From market takers to market builders

When it comes to enhancing diversity, all institutions have limited marketing and brand-building budgets. Consequently, it is not efficient to target a country with small student flows and expect comparable flows to India and China whose scale means they drive international demand.

Any diversity strategy should begin with a deep data dive, focusing on the student flows to competitor institutions in their region or nation. Ideally, they should then segment potential markets into major; developing; and emerging. In the major global sending markets, all institutions are ‘market takers’.

In short, the major sending markets like India, China and Nigeria are a given. Relative recruitment costs are cheap due to volumes, but an institution may cap volumes on popular courses to enhance diversity.

Next come the five-10 developing markets for your region or institution type where significant flows are also achievable with good recruitment practices. Finally, institutions should consider the 150+ emerging nations where student flows will be small to their region or nation. Here an institution is not a ‘market taker’ but can choose where to focus. But this will be a more costly exercise, with a higher cost per student and will involve brand-building and strong local agent relationship management.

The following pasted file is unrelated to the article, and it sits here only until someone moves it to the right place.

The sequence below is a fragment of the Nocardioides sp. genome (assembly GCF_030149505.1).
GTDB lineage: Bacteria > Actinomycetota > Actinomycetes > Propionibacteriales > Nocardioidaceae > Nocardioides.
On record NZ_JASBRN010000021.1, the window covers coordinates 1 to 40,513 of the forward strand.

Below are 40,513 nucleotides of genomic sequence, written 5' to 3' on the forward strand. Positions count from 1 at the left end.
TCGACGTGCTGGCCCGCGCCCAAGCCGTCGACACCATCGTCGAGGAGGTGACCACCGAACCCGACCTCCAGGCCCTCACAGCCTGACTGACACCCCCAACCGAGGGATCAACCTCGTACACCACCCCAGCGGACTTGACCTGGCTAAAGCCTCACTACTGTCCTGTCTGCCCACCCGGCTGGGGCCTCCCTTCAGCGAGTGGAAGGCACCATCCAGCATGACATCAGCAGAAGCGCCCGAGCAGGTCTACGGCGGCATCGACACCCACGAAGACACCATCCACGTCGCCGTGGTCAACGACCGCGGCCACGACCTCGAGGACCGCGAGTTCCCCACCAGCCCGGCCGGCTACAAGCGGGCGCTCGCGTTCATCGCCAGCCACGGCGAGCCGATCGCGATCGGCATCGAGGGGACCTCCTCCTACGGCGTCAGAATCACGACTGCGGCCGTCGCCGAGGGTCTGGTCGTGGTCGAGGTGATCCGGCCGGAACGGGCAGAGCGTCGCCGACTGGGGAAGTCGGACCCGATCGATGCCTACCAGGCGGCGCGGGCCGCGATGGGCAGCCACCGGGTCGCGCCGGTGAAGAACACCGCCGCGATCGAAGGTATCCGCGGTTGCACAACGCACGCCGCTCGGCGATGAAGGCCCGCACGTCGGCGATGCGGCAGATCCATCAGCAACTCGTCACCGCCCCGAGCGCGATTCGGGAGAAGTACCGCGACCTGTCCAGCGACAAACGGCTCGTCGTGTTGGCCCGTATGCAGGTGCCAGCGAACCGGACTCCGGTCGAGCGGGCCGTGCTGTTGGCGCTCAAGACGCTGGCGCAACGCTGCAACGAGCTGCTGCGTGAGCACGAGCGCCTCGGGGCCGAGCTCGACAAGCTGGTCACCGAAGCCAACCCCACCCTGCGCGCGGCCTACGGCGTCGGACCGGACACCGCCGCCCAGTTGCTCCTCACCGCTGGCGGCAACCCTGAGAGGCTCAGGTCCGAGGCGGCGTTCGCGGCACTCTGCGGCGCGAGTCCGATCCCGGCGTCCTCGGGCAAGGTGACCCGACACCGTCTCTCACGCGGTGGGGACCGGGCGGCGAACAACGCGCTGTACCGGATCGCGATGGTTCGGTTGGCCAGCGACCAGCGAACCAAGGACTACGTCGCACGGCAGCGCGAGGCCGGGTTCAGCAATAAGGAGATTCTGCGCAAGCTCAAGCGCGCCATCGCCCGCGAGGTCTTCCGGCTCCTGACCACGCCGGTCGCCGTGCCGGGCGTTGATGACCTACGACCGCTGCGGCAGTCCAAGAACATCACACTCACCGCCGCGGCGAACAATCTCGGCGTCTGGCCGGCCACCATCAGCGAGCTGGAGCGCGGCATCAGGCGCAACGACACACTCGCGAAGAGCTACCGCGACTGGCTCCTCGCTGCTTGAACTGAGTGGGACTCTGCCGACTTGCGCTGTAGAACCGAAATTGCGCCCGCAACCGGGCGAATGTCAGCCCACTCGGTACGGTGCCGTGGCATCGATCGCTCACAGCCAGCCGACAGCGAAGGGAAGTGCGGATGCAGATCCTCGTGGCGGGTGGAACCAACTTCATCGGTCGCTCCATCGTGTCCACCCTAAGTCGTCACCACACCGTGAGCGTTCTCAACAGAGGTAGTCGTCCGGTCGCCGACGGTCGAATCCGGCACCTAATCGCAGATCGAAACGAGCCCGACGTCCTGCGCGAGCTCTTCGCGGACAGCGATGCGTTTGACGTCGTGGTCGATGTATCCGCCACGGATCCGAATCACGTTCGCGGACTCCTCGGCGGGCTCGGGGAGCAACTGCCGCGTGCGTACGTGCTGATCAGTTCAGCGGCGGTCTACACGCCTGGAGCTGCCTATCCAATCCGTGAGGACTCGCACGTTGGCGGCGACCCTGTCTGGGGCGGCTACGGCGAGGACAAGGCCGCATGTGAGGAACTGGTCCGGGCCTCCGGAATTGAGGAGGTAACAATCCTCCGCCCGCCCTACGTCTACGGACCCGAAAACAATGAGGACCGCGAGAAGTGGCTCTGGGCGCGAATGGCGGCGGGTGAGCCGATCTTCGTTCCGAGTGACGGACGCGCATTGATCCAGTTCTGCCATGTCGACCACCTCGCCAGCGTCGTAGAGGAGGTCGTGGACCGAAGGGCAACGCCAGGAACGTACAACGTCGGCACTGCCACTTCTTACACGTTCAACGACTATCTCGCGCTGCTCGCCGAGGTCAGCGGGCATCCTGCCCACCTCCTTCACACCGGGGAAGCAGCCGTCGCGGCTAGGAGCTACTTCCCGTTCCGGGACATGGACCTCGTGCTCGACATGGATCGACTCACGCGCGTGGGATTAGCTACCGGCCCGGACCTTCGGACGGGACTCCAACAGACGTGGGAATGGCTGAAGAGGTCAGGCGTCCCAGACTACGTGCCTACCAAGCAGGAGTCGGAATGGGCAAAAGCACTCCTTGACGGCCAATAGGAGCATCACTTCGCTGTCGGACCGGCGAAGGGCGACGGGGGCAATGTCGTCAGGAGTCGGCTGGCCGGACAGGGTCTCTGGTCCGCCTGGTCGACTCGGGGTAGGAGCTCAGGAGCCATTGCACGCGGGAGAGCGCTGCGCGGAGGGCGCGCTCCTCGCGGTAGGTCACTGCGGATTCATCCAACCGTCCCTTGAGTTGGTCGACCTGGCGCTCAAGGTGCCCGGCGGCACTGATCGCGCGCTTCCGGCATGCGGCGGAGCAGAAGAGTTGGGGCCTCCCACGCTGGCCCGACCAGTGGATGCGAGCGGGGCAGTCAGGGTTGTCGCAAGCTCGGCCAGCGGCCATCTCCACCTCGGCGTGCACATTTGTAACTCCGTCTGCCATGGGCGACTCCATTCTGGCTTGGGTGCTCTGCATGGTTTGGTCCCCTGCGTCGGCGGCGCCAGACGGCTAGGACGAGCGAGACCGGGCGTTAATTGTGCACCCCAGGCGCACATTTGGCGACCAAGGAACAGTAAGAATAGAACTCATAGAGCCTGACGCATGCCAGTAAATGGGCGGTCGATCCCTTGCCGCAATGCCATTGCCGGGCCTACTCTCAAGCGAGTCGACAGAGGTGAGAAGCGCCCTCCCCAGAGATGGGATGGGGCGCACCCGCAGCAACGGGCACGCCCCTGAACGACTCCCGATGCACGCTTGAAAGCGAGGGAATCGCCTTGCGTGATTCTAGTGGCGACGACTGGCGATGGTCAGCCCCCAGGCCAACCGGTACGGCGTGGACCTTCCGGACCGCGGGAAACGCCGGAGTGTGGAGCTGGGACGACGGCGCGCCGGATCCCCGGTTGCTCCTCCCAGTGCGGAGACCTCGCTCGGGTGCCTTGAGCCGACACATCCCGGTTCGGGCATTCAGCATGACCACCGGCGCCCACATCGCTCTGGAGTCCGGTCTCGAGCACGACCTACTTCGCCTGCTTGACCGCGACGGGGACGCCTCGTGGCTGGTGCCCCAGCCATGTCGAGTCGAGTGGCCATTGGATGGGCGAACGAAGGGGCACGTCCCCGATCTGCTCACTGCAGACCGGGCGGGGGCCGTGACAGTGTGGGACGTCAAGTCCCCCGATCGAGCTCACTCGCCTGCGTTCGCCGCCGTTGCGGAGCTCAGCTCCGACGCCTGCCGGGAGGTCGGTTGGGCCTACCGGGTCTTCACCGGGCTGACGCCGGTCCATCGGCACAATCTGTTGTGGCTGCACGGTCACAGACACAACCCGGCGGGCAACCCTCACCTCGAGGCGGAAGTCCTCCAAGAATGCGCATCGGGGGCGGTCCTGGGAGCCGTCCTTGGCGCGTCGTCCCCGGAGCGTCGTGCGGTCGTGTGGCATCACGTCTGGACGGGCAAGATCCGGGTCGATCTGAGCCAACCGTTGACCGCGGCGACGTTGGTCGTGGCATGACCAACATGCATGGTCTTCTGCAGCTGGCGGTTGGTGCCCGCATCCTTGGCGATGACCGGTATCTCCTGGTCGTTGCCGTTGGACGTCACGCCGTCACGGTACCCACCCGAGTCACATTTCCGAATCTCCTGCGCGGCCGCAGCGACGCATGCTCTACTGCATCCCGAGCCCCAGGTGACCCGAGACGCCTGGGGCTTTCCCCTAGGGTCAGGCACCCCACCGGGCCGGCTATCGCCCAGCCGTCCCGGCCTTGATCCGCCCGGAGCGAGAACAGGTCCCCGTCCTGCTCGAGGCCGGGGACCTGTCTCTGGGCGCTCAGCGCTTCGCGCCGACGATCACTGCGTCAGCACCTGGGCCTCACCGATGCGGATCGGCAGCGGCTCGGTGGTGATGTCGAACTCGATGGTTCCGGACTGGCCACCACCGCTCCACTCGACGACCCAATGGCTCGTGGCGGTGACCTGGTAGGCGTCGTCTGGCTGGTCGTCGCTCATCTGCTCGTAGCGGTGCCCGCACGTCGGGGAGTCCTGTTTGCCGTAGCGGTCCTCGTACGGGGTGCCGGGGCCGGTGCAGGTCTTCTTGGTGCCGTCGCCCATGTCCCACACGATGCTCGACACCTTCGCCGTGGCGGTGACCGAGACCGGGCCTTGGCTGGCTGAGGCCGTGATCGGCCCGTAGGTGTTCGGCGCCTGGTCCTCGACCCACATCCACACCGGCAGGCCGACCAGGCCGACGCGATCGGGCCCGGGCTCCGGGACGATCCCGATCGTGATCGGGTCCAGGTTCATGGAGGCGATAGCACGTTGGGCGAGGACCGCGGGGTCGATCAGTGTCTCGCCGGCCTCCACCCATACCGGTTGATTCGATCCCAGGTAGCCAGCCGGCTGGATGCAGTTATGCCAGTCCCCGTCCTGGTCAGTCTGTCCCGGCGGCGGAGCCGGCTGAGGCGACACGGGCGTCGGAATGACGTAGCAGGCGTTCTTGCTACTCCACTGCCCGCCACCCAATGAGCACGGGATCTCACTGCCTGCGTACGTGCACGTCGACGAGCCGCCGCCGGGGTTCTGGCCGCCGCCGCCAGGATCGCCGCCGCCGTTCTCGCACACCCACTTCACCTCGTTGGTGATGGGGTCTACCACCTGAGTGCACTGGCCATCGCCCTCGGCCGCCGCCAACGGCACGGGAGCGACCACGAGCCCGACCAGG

Whatever the market, the institution needs to be educated about changing incoming international student expectations. A degree abroad will be the largest purchase of students’ lives to date and so the quality of the experience, the employment prospects and the return on investment are top of mind.

Price sensitive markets like South Asia and Africa where students rely more on borrowing rather than savings to finance their studies means incoming students will be focused on scholarships, opportunities to work part time during their studies and post-graduation employment.

Agents and outreach